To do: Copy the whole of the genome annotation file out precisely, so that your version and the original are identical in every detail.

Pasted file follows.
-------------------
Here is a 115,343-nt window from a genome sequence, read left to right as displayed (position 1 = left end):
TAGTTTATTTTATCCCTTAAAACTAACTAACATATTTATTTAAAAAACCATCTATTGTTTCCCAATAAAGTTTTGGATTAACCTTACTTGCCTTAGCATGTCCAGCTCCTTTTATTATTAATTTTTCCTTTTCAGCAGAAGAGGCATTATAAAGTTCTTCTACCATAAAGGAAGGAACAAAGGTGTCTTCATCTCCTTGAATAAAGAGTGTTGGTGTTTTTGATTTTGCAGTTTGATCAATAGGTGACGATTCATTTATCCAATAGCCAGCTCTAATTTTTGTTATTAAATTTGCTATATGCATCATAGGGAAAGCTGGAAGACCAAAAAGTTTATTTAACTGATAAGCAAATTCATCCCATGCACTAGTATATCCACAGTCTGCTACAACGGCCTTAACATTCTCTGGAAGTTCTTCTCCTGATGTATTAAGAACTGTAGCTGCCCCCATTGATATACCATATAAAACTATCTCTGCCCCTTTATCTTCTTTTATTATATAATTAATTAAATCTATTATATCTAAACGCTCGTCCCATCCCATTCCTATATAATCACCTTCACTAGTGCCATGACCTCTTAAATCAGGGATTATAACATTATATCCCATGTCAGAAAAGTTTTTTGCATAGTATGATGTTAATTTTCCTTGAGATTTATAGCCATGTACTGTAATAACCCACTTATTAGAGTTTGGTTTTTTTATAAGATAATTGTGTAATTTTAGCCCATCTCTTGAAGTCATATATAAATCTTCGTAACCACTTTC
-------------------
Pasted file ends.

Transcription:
Here is a 115,343-nt window from a genome sequence, read left to right as displayed (position 1 = left end):
TAGTTTATTTTATCCCTTAAAACTAACTAACATATTTATTTAAAAAACCATCTATTGTTTCCCAATAAAGTTTTGGATTAACCTTACTTGCCTTAGCATGTCCAGCTCCTTTTATTATTAATTTTTCCTTTTCAGCAGAAGAGGCATTATAAAGTTCTTCTACCATAAAGGAAGGAACAAAGGTGTCTTCATCTCCTTGAATAAAGAGTGTTGGTGTTTTTGATTTTGCAGTTTGATCAATAGGTGACGATTCATTTATCCAATAGCCAGCTCTAATTTTTGTTATTAAATTTGCTATATGCATCATAGGGAAAGCTGGAAGACCAAAAAGTTTATTTAACTGATAAGCAAATTCATCCCATGCACTAGTATATCCACAGTCTGCTACAACGGCCTTAACATTCTCTGGAAGTTCTTCTCCTGATGTATTAAGAACTGTAGCTGCCCCCATTGATATACCATATAAAACTATCTCTGCCCCTTTATCTTCTTTTATTATATAATTAATTAAATCTATTATATCTAAACGCTCGTCCCATCCCATTCCTATATAATCACCTTCACTAGTGCCATGACCTCTTAAATCAGGGATTATAACATTATATCCCATGTCAGAAAAGTTTTTTGCATAGTATGATGTTAATTTTCCTTGAGATTTATAGCCATGTACTGTAATAACCCACTTATTAGAGTTTGGTTTTTTTATAAGATAATTGTGTAATTTTAGCCCATCTCTTGAAGTCATATATAAATCTTCGTAACCACTTTC